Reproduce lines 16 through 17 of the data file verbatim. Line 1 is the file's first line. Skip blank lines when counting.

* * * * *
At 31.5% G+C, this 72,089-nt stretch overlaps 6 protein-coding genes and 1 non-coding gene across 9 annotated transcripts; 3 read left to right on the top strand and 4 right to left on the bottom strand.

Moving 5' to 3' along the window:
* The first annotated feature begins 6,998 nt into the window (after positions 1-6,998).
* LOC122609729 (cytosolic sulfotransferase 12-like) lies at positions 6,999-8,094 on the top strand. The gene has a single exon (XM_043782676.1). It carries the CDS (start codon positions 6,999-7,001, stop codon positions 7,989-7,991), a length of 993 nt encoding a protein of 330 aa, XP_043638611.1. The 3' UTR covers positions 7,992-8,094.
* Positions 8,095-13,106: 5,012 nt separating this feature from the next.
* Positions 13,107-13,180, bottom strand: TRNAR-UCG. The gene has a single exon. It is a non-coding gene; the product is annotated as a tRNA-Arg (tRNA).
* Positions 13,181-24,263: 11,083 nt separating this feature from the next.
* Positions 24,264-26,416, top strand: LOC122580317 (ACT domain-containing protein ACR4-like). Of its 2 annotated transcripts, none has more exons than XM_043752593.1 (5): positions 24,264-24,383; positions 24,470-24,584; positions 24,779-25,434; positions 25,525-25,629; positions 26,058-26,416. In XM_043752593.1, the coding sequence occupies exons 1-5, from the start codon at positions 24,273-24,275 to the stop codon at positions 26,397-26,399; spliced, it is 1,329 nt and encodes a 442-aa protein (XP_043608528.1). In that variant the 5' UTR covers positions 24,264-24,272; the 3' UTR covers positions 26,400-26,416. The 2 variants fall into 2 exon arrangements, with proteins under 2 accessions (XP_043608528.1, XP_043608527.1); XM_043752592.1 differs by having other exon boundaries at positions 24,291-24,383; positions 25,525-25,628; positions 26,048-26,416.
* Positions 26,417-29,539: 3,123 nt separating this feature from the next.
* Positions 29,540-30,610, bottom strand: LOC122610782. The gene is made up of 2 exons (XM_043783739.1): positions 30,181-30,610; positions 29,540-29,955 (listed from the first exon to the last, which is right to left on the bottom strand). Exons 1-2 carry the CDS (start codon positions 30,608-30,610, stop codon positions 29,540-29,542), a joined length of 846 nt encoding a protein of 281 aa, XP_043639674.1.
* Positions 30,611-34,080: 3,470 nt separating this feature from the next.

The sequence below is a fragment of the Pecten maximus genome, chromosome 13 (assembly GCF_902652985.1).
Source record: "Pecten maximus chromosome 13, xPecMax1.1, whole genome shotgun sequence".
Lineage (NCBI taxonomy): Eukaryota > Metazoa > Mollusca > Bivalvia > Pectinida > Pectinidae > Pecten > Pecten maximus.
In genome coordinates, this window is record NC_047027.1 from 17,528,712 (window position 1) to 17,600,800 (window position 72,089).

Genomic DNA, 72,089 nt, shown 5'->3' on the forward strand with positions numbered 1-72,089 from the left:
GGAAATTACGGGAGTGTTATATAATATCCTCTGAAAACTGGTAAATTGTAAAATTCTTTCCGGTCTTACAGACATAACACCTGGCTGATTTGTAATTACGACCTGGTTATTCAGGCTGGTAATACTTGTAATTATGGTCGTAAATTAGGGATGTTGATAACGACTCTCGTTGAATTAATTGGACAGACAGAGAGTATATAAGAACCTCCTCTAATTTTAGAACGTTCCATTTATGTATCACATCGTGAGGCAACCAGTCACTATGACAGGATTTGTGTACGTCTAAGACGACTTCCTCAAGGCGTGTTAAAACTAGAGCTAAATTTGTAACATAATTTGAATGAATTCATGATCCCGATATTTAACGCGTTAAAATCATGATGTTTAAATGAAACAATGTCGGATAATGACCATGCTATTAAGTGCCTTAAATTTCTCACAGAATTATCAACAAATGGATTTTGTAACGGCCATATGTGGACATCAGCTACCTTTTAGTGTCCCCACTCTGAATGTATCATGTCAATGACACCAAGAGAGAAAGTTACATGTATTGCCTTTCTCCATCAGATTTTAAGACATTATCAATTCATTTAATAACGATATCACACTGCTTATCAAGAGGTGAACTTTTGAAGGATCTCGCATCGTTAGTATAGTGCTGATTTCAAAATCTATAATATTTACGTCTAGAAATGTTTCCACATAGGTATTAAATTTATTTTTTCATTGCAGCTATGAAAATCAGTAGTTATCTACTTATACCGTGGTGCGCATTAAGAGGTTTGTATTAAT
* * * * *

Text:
Genomic DNA, 72,089 nt, shown 5'->3' on the forward strand with positions numbered 1-72,089 from the left:
GGAAATTACGGGAGTGTTATATAATATCCTCTGAAAACTGGTAAATTGTAAAATTCTTTCCGGTCTTACAGACATAACACCTGGCTGATTTGTAATTACGACCTGGTTATTCAGGCTGGTAATACTTGTAATTATGGTCGTAAATTAGGGATGTTGATAACGACTCTCGTTGAATTAATTGGACAGACAGAGAGTATATAAGAACCTCCTCTAATTTTAGAACGTTCCATTTATGTATCACATCGTGAGGCAACCAGTCACTATGACAGGATTTGTGTACGTCTAAGACGACTTCCTCAAGGCGTGTTAAAACTAGAGCTAAATTTGTAACATAATTTGAATGAATTCATGATCCCGATATTTAACGCGTTAAAATCATGATGTTTAAATGAAACAATGTCGGATAATGACCATGCTATTAAGTGCCTTAAATTTCTCACAGAATTATCAACAAATGGATTTTGTAACGGCCATATGTGGACATCAGCTACCTTTTAGTGTCCCCACTCTGAATGTATCATGTCAATGACACCAAGAGAGAAAGTTACATGTATTGCCTTTCTCCATCAGATTTTAAGACATTATCAATTCATTTAATAACGATATCACACTGCTTATCAAGAGGTGAACTTTTGAAGGATCTCGCATCGTTAGTATAGTGCTGATTTCAAAATCTATAATATTTACGTCTAGAAATGTTTCCACATAGGTATTAAATTTATTTTTTCATTGCAGCTATGAAAATCAGTAGTTATCTACTTATACCGTGGTGCGCATTAAGAGGTTTGTATTAAT